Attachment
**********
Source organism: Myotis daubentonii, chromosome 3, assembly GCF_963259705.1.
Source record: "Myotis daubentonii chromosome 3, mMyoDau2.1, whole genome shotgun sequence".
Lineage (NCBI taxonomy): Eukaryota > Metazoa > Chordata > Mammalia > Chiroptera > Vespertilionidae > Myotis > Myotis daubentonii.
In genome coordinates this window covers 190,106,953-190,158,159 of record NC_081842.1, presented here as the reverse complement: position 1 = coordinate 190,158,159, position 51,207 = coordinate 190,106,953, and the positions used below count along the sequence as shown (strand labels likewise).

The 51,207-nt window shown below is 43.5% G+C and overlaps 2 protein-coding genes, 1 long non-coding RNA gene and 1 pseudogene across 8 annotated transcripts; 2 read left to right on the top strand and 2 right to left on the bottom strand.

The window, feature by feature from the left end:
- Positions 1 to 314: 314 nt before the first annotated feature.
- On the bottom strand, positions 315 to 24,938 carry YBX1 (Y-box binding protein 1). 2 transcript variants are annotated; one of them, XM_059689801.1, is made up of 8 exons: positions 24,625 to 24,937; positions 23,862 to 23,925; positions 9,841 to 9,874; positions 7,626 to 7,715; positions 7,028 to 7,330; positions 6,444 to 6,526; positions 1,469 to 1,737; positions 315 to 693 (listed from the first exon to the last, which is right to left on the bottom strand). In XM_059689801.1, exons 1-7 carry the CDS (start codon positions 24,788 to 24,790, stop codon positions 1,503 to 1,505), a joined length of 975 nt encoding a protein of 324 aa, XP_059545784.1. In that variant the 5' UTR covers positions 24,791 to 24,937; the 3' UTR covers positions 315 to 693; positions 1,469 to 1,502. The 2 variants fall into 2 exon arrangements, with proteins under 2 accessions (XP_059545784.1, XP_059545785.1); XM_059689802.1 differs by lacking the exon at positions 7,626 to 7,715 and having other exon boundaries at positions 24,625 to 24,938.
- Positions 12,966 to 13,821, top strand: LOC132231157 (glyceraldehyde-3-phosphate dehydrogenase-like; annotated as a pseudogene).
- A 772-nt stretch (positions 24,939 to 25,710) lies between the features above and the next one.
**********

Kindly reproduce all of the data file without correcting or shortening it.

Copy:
Source organism: Myotis daubentonii, chromosome 3, assembly GCF_963259705.1.
Source record: "Myotis daubentonii chromosome 3, mMyoDau2.1, whole genome shotgun sequence".
Lineage (NCBI taxonomy): Eukaryota > Metazoa > Chordata > Mammalia > Chiroptera > Vespertilionidae > Myotis > Myotis daubentonii.
In genome coordinates this window covers 190,106,953-190,158,159 of record NC_081842.1, presented here as the reverse complement: position 1 = coordinate 190,158,159, position 51,207 = coordinate 190,106,953, and the positions used below count along the sequence as shown (strand labels likewise).

The 51,207-nt window shown below is 43.5% G+C and overlaps 2 protein-coding genes, 1 long non-coding RNA gene and 1 pseudogene across 8 annotated transcripts; 2 read left to right on the top strand and 2 right to left on the bottom strand.

The window, feature by feature from the left end:
- Positions 1 to 314: 314 nt before the first annotated feature.
- On the bottom strand, positions 315 to 24,938 carry YBX1 (Y-box binding protein 1). 2 transcript variants are annotated; one of them, XM_059689801.1, is made up of 8 exons: positions 24,625 to 24,937; positions 23,862 to 23,925; positions 9,841 to 9,874; positions 7,626 to 7,715; positions 7,028 to 7,330; positions 6,444 to 6,526; positions 1,469 to 1,737; positions 315 to 693 (listed from the first exon to the last, which is right to left on the bottom strand). In XM_059689801.1, exons 1-7 carry the CDS (start codon positions 24,788 to 24,790, stop codon positions 1,503 to 1,505), a joined length of 975 nt encoding a protein of 324 aa, XP_059545784.1. In that variant the 5' UTR covers positions 24,791 to 24,937; the 3' UTR covers positions 315 to 693; positions 1,469 to 1,502. The 2 variants fall into 2 exon arrangements, with proteins under 2 accessions (XP_059545784.1, XP_059545785.1); XM_059689802.1 differs by lacking the exon at positions 7,626 to 7,715 and having other exon boundaries at positions 24,625 to 24,938.
- Positions 12,966 to 13,821, top strand: LOC132231157 (glyceraldehyde-3-phosphate dehydrogenase-like; annotated as a pseudogene).
- A 772-nt stretch (positions 24,939 to 25,710) lies between the features above and the next one.